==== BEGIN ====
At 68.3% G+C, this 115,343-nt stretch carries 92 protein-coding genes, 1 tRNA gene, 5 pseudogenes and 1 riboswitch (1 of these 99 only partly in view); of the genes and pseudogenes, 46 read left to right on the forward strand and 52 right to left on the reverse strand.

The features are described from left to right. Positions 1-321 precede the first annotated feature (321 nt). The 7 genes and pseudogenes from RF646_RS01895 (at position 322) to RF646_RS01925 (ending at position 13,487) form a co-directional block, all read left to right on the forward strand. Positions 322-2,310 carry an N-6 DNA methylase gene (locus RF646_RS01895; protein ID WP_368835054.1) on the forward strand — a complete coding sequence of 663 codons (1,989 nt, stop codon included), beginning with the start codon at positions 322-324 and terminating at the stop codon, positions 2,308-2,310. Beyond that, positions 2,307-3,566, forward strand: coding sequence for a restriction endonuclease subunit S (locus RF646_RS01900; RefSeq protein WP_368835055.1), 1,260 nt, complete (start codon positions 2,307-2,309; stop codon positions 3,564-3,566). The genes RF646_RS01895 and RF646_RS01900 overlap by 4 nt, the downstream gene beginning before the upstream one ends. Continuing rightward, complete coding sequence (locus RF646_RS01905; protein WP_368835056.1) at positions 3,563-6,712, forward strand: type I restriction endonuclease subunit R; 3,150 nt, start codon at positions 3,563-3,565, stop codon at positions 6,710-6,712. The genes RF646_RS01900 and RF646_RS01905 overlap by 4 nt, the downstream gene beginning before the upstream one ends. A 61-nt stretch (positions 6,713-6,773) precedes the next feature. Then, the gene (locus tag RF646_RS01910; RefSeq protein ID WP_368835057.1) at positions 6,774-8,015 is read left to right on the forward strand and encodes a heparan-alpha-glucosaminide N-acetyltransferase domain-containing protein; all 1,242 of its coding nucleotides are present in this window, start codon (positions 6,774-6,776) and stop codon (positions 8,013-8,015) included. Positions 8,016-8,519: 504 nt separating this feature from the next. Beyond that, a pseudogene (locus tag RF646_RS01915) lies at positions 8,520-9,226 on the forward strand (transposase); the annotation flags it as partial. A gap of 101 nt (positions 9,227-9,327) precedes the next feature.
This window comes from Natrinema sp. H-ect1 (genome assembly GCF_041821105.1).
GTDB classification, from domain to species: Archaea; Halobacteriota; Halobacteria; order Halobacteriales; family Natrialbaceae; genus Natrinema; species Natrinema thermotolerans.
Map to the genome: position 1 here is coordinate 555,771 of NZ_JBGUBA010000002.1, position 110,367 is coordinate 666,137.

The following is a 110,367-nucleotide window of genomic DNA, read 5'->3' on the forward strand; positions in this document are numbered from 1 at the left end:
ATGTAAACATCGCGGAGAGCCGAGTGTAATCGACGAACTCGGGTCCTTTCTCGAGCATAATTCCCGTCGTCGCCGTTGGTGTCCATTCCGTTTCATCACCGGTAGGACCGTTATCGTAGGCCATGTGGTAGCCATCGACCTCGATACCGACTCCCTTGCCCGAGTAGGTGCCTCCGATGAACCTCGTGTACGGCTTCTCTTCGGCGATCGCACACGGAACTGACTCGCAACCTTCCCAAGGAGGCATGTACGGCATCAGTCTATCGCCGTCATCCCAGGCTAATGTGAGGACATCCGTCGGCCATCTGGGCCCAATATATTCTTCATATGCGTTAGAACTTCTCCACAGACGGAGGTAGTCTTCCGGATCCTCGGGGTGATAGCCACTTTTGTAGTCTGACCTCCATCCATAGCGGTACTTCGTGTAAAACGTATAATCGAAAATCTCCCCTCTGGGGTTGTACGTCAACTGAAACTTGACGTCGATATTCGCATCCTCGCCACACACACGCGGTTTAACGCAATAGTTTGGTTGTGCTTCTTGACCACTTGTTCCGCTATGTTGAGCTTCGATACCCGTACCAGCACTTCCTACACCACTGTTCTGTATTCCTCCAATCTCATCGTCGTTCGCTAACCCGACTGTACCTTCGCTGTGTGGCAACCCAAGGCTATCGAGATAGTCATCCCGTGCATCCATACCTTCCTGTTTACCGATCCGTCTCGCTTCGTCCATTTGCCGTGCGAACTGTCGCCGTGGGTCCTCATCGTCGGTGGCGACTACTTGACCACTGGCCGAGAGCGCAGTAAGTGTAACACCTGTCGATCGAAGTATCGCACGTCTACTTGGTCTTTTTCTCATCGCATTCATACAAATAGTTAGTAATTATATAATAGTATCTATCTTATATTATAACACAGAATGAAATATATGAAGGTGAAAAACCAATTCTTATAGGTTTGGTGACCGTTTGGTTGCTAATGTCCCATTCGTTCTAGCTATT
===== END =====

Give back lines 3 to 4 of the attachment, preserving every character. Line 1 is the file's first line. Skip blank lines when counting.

This window comes from Natrinema sp. H-ect1 (genome assembly GCF_041821105.1).
GTDB classification, from domain to species: Archaea; Halobacteriota; Halobacteria; order Halobacteriales; family Natrialbaceae; genus Natrinema; species Natrinema thermotolerans.